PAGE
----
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12.02.2019 | Ausgabe 4/2019

Prevention Science 4/2019

Evaluating Community-Based Translational Interventions Using Historical Controls: Propensity Score vs. Disease Risk Score Approach

Prevention Science > Ausgabe 4/2019
Luohua Jiang, Shuai Chen, Janette Beals, Juned Siddique, Richard F. Hamman, Ann Bullock, Spero M. Manson, the Special Diabetes Program for Indians Diabetes Prevention Demonstration Project, Grant programs participating in the Special Diabetes Program for Indians Diabetes Prevention Program are as follows: Confederated Tribes of the Chehalis Reservation, Cherokee Nation, Cheyenne River Sioux Tribe, the Chickasaw Nation, Coeur d’Alene Tribe, Colorado River Indian Tribes, Colville Confederated Tribes, Cow Creek Band of Umpqua Tribe, Klamath Tribes, and Coquille Tribe, Fond du Lac Reservation, Gila River Health Care, Haskell Health Center, Ho-Chunk Nation, Indian Health Board of Minneapolis, Indian Health Center of Santa Clara Valley, Native American Rehabilitation Association of the NW, Hunter Health, Kenaitze Indian Tribe IRA, Lawton IHS Service Unit, Menominee Indian Tribe of Wisconsin, Mississippi Band of Choctaw Indians, Norton Sound Health Corporation, Pine Ridge IHS Service Unit, Pueblo of San Felipe, Quinault Indian Nation, Rapid City IHS Diabetes Program, Red Lake Comprehensive Health Services, Rocky Boy Health Board, Seneca Nation of Indians, Sonoma County Indian Health Project, South East Alaska Regional Health Consortium, Southcentral Foundation, Trenton Indian Service Area, Tuba City Regional Health Care Corporation, United American Indian Involvement, Inc., United Indian Health Services, Inc., Warm Springs Health & Wellness Center, Winnebago Tribe of Nebraska, Zuni Pueblo.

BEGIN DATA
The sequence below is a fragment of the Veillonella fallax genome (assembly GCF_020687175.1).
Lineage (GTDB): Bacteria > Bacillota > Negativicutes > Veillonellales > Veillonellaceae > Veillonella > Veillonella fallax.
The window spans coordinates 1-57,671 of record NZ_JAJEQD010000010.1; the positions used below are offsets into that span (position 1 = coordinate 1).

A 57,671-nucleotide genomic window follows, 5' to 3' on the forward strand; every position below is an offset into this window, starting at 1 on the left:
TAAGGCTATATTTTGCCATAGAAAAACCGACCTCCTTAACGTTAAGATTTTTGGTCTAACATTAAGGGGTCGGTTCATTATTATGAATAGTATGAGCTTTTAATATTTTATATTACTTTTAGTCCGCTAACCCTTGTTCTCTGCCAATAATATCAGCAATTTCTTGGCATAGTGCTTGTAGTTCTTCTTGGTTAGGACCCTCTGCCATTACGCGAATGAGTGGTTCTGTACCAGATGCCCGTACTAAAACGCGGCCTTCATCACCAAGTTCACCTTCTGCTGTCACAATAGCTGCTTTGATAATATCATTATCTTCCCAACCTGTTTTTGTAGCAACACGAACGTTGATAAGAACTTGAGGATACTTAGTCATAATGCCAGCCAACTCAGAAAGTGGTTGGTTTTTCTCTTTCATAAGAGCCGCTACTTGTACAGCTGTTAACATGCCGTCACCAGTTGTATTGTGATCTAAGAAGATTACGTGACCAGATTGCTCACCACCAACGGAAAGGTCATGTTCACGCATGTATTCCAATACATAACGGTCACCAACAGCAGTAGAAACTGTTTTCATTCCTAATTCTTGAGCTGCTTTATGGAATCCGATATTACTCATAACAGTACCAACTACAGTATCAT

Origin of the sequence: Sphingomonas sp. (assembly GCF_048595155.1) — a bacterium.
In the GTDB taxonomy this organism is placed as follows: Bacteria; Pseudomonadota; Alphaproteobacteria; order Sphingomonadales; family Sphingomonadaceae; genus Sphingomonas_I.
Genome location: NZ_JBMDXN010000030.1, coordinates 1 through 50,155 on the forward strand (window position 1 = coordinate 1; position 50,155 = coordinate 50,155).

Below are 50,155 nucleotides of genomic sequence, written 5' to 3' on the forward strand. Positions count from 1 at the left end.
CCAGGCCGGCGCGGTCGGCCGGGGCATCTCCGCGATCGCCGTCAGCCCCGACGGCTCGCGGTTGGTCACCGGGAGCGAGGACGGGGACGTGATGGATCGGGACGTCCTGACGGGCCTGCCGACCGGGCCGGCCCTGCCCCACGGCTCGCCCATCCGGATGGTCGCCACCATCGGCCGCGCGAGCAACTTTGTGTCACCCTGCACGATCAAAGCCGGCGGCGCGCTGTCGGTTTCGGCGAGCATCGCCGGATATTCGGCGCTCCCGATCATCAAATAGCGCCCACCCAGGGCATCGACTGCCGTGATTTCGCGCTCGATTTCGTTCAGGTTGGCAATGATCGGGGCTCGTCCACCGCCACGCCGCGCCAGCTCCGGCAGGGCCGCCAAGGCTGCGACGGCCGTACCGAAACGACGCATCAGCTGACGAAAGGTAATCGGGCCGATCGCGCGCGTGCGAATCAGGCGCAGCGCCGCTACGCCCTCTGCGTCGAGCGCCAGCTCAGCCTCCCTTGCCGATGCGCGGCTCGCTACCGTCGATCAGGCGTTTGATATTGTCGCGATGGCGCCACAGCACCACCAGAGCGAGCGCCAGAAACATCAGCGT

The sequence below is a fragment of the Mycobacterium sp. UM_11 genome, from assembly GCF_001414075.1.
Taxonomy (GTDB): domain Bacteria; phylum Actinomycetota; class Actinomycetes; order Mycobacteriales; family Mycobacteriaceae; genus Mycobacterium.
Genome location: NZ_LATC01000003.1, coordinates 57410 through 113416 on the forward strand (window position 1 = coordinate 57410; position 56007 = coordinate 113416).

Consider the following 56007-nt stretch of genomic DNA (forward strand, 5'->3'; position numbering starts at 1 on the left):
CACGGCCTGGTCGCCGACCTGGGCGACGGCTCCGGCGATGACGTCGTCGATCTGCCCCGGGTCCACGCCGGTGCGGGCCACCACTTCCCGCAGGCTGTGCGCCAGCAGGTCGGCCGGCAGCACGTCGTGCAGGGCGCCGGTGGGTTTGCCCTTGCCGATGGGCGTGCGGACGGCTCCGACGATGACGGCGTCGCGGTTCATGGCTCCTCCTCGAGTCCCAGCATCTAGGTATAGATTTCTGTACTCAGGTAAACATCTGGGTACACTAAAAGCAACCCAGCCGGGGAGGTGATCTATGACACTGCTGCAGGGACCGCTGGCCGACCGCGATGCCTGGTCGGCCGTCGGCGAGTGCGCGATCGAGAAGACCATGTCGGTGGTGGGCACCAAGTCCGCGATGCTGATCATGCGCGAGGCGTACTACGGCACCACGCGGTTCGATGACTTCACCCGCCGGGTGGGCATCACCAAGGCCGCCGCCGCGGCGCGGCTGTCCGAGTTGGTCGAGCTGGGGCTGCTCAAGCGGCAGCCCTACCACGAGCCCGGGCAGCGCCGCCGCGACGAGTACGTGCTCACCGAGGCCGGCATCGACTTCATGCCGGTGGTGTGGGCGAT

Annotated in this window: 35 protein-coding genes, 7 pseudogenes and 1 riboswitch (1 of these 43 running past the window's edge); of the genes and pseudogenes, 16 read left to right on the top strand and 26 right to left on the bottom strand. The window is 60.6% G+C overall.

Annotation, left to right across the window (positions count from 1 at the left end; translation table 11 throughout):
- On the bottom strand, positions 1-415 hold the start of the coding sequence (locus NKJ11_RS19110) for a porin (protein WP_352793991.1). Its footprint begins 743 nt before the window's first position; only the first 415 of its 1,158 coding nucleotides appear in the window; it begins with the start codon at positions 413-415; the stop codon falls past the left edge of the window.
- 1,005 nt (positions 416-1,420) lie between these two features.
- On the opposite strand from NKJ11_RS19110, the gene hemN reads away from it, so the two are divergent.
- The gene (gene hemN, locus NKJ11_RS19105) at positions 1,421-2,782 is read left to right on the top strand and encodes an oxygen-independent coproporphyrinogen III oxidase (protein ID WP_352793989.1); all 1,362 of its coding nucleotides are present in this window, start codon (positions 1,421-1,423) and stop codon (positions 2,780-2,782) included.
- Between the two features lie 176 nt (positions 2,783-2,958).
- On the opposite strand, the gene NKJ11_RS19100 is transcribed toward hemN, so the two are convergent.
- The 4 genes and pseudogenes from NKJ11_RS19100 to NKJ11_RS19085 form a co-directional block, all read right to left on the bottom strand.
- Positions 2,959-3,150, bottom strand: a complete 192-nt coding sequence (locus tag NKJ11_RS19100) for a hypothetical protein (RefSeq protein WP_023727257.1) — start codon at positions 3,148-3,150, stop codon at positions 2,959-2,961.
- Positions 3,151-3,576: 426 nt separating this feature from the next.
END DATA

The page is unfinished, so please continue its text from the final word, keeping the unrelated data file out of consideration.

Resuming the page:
Wichtige Hinweise

Electronic supplementary material

The online version of this article (https://​doi.​org/​10.​1007/​s11121-019-0980-3) contains supplementary material, which is available to authorized users.

Transparency and Openness Promotion Guidelines

Availability of Data

De-identified DPP data can be obtained from the NIDDK Data Repository following the data request instructions posted on the Repository’s website: https://​repository.​niddk.​nih.​gov/​pages/​overall_​instructions/​. Due to confidentiality concerns and previous tribal agreements, the SDPI-DP data cannot be made publicly available. Access to the SDPI-DP data can only be requested by contacting the Division of Diabetes Treatment and Prevention of the Indian Health Service.

Availability of SAS Code

The SAS code for DRS matching and dry-run analysis used in the statistical analysis section of this study is included in Appendix 1 of the supplementary materials

Publisher’s Note

Springer Nature remains neutral with regard to jurisdictional claims in published maps and institutional affiliations.


Many community-based translations of evidence-based interventions are designed as one-arm studies due to ethical and other considerations. Evaluating the impacts of such programs is challenging. Here, we examine the effectiveness of the lifestyle intervention implemented by the Special Diabetes Program for Indians Diabetes Prevention (SDPI-DP) demonstration project, a translational lifestyle intervention among American Indian and Alaska Native communities. Data from the landmark Diabetes Prevention Program placebo group was used as a historical control. We compared the use of propensity score (PS) and disease risk score (DRS) matching to adjust for potential confounder imbalance between groups. The unadjusted hazard ratio (HR) for diabetes risk was 0.35 for SDPI-DP lifestyle intervention vs. control. However, when relevant diabetes risk factors were considered, the adjusted HR estimates were attenuated toward 1, ranging from 0.56 (95% CI 0.44–0.71) to 0.69 (95% CI 0.56–0.96). The differences in estimated HRs using the PS and DRS approaches were relatively small but DRS matching resulted in more participants being matched and smaller standard errors of effect estimates. Carefully employed, publicly available randomized clinical trial data can be used as a historical control to evaluate the intervention effectiveness of one-arm community translational initiatives. It is critical to use a proper statistical method to balance the distributions of potential confounders between comparison groups in this kind of evaluations.

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